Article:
Espirito Santo grows primarily Robusta coffee beans and doesn’t get much attention in the specialty coffee market, but is actually the second highest producer in Brazil by volume. The main regions here are Montanhas de Espirito Santo and Conilon Capixaba.
Being the largest producer in the world means that Brazil is home to a huge number of coffee brands. The primary focus of the Brazilian coffee industry is quantity output, and without the same elevations as other countries, Brazilian coffees are typically more known to be good “base” coffees with mild flavors. This means they’re more often used as a filler, rather than as the main driver of flavor.
Premium specialty coffees are less common as a percentage, but do exist. Good trade relations with North American and European countries means that Brazilian coffee brands with a unique product are able to export coffees direct to other markets.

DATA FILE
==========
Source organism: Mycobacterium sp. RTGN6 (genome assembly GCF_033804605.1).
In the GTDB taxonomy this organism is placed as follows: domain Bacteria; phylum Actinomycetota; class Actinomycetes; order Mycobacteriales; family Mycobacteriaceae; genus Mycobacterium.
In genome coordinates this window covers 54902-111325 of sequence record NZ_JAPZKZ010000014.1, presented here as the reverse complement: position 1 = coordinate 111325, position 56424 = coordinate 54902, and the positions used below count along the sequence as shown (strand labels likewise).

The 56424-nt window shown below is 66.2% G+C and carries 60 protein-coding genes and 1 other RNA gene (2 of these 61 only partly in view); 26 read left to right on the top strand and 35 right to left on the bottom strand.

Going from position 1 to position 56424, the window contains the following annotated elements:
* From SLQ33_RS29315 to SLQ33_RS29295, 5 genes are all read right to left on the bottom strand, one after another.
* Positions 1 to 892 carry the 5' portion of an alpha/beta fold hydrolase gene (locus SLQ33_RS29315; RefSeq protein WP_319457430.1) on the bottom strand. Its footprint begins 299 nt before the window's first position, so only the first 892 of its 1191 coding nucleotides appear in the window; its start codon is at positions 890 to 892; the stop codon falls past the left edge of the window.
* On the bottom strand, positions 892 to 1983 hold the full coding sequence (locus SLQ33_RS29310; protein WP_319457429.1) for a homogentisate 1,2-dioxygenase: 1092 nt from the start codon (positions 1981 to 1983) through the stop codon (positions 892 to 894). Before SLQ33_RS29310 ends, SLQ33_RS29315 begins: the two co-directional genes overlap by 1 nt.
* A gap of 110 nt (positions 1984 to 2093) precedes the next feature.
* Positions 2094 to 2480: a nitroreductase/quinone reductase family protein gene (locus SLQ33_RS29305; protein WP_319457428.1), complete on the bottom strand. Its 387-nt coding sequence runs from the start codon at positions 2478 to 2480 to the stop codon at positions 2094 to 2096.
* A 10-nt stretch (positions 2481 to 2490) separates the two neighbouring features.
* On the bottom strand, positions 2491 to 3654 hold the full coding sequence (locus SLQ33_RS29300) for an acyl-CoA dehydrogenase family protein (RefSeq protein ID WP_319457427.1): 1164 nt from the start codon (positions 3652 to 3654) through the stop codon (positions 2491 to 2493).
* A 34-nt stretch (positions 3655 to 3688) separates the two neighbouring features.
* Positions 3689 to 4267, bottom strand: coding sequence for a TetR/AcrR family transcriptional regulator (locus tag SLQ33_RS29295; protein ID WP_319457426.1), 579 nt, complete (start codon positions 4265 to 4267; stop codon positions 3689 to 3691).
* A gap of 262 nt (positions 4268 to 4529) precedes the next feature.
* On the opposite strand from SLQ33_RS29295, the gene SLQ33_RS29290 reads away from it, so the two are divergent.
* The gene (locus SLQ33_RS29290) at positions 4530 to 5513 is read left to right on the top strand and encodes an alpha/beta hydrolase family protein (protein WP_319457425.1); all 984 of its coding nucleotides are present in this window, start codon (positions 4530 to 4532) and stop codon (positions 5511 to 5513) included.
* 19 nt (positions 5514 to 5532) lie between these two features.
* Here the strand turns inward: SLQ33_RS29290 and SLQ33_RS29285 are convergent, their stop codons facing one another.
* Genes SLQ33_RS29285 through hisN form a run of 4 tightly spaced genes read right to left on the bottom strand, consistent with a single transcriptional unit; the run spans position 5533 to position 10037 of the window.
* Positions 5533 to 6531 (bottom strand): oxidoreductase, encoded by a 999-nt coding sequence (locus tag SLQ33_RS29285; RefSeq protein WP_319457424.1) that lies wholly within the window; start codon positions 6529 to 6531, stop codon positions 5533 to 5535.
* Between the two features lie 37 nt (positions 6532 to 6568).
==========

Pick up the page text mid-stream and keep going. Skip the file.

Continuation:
Most coffee roasters in Canada, the United States, Europe and Australia will have Brazilian coffees as a key component of a blend or as a single origin itself. Here we’ve taken a look at some of the more worthwhile brands to consider.
Brazil’s huge output means that even sub-sections of the industry are often larger than some entire countries. It’s difficult to set a single standard when there are as many as fourteen major producing regions spread over 7 states.
Quality Standards for Coffee in Brazil
Generally speaking, the majority of coffee grown in Brazil is common low-altitude, low-grade Arabica – not bad, but unlikely to be considered a premium gourmet coffee. Those who enjoy a smooth, mild cup of coffee would tend towards Brazilian beans, and it is frequently used in blends by coffee companies to mellow out the flavour profile.
Recent efforts by the Brazilian government have sought to change that perception and rebrand Brazil as a specialty coffee. Organic and Fair Trade certified coffee originating from Brazil are becoming more common.